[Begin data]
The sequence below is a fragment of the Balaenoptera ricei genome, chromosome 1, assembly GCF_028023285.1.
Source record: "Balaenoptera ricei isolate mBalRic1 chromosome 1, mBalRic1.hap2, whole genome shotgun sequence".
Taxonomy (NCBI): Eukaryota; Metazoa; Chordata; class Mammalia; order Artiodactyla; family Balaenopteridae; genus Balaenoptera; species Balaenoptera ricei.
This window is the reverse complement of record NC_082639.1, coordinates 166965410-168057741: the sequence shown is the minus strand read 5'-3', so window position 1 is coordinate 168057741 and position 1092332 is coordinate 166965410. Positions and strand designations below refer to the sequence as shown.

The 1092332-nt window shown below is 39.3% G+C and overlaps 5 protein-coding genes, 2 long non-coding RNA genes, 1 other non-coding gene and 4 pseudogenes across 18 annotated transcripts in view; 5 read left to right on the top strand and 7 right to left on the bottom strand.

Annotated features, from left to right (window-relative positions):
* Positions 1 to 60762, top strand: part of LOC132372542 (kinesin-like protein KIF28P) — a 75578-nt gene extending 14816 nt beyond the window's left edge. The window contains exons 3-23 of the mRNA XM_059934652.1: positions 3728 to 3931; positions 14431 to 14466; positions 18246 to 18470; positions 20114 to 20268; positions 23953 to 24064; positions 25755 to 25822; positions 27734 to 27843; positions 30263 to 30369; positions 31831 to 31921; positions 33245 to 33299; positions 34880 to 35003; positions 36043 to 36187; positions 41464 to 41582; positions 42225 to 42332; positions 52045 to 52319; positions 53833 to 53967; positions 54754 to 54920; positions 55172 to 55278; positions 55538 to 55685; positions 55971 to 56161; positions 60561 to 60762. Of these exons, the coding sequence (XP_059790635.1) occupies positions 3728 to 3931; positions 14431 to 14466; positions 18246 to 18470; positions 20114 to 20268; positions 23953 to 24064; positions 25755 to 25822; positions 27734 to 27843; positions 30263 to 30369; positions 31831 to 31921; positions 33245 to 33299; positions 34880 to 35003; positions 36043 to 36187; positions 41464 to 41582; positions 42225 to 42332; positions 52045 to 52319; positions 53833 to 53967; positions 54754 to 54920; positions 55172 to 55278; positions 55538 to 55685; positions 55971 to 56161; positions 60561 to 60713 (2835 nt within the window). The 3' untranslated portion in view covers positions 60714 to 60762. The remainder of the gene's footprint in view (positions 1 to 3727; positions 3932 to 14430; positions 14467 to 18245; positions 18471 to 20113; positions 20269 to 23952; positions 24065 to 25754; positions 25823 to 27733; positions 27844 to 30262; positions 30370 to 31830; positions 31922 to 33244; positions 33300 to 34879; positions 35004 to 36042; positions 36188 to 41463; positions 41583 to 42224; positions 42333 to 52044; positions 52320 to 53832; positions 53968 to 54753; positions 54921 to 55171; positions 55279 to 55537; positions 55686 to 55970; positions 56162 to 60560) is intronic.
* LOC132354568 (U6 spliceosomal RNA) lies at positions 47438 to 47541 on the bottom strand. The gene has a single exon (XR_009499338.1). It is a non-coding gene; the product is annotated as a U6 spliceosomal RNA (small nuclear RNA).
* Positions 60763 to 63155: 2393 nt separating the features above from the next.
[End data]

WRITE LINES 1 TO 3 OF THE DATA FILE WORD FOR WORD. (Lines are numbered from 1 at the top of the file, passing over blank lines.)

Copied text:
The sequence below is a fragment of the Balaenoptera ricei genome, chromosome 1, assembly GCF_028023285.1.
Source record: "Balaenoptera ricei isolate mBalRic1 chromosome 1, mBalRic1.hap2, whole genome shotgun sequence".
Taxonomy (NCBI): Eukaryota; Metazoa; Chordata; class Mammalia; order Artiodactyla; family Balaenopteridae; genus Balaenoptera; species Balaenoptera ricei.